“Even a small amount makes a difference. And doing it regularly is more important than just doing it once a year,” he added.
After a few years working as an accountant, Kai moved into banking—a decision that was largely influenced by family. “In those days, there were banks that had operations in the UK where I was but also connections to India, which I thought I’d eventually go back to,” he said.
The rapid growth of the financial industry in the mid-70s soon propelled him into management. Kai had to pivot from an operational role to one that involved managing processes, risks, business expansion plans and people.
It was not long before he found himself going places—from London to New York, San Francisco, Hong Kong and Singapore, where he settled down. He felt so at home on the little red dot, he even became a citizen.
Having worked in many of the world’s financial capitals, he was struck not by their differences but by the similarities that they revealed.
“What I took away from that was basically that although on the surface, things are different in different places, people are the same everywhere. And if you relate to people on an individual basis, you can build bridges in any culture.”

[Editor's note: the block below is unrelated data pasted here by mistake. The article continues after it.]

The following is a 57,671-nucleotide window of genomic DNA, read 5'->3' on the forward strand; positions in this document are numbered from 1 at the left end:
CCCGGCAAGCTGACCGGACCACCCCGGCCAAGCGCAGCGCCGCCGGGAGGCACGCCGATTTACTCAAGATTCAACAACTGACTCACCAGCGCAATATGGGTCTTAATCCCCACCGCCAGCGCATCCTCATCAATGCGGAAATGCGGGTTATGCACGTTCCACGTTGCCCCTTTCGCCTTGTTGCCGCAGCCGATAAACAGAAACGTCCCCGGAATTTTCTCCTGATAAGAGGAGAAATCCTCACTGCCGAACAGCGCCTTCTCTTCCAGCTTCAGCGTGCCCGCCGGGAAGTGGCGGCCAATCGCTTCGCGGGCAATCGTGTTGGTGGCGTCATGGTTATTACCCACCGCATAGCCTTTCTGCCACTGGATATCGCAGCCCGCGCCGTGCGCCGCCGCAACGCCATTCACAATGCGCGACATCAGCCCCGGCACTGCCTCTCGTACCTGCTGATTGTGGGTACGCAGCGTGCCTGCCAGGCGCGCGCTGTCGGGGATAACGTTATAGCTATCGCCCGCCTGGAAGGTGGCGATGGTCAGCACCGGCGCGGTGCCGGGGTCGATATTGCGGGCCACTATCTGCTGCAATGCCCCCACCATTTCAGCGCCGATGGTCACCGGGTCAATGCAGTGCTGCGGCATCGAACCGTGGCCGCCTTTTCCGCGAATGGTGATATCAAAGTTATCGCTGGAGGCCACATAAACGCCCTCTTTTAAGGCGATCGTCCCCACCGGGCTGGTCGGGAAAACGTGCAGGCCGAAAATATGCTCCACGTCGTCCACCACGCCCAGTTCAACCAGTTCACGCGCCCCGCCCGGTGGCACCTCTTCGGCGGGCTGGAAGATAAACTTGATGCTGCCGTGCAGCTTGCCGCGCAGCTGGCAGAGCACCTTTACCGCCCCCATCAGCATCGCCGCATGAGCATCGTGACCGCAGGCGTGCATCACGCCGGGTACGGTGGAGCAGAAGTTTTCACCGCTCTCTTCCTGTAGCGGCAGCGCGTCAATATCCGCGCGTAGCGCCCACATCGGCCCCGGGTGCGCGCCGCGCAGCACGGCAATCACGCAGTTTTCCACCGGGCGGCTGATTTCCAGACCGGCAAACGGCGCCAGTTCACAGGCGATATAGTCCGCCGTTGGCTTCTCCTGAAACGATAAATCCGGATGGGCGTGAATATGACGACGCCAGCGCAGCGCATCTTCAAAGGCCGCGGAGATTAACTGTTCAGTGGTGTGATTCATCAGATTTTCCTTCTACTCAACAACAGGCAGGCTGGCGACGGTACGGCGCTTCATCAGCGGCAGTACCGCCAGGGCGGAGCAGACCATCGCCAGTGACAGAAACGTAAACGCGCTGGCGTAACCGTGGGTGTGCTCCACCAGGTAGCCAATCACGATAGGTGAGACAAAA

Bridging the ties between Duke, NUS and SingHealth
When Kai retired in 2010, he had accumulated a wealth of experience in governance and management from working in different parts of the world and steering companies through cycles of hardship, such as the United States Savings and Loan Crisis in the 90s, the Asian Financial Crisis in 1997 and the more recent Global Financial Crisis that struck economies around the world between 2007 and 2008.
But he wasn’t ready to stop yet. He had more to give.
So, he took on non-executive director roles, drawing on his previous experiences of serving on the Singtel Board, the board of Tate and Lyle and the Asia Supervisory Board for Visa.
About ten years ago, he was approached by Yong Ying-I, then Permanent Secretary of the Ministry of Health, to take over the helm at the Duke-NUS Governing Board from inaugural Chairman Tony Chew.
“I was excited to take on the role because it was something new, and I’m always interested to learn something new,” he said.
As the role involved managing relationships between Duke-NUS and other stakeholders such as Duke, NUS and SingHealth, it was not one that was entirely foreign to him. After all, he had years of experience collaborating with people from different communities and countries.
What was new to him, however, was having to learn about issues relating to medical education, science and research.
“Kai worked hard to become fluent in the key pillars of the School—including medical education, research and academic medicine—while developing a deep understanding of our strategic partnerships and collaborations in order to provide wise guidance to the management team as we confronted complex issues across our missions,” said Professor Thomas Coffman, Dean, Duke-NUS.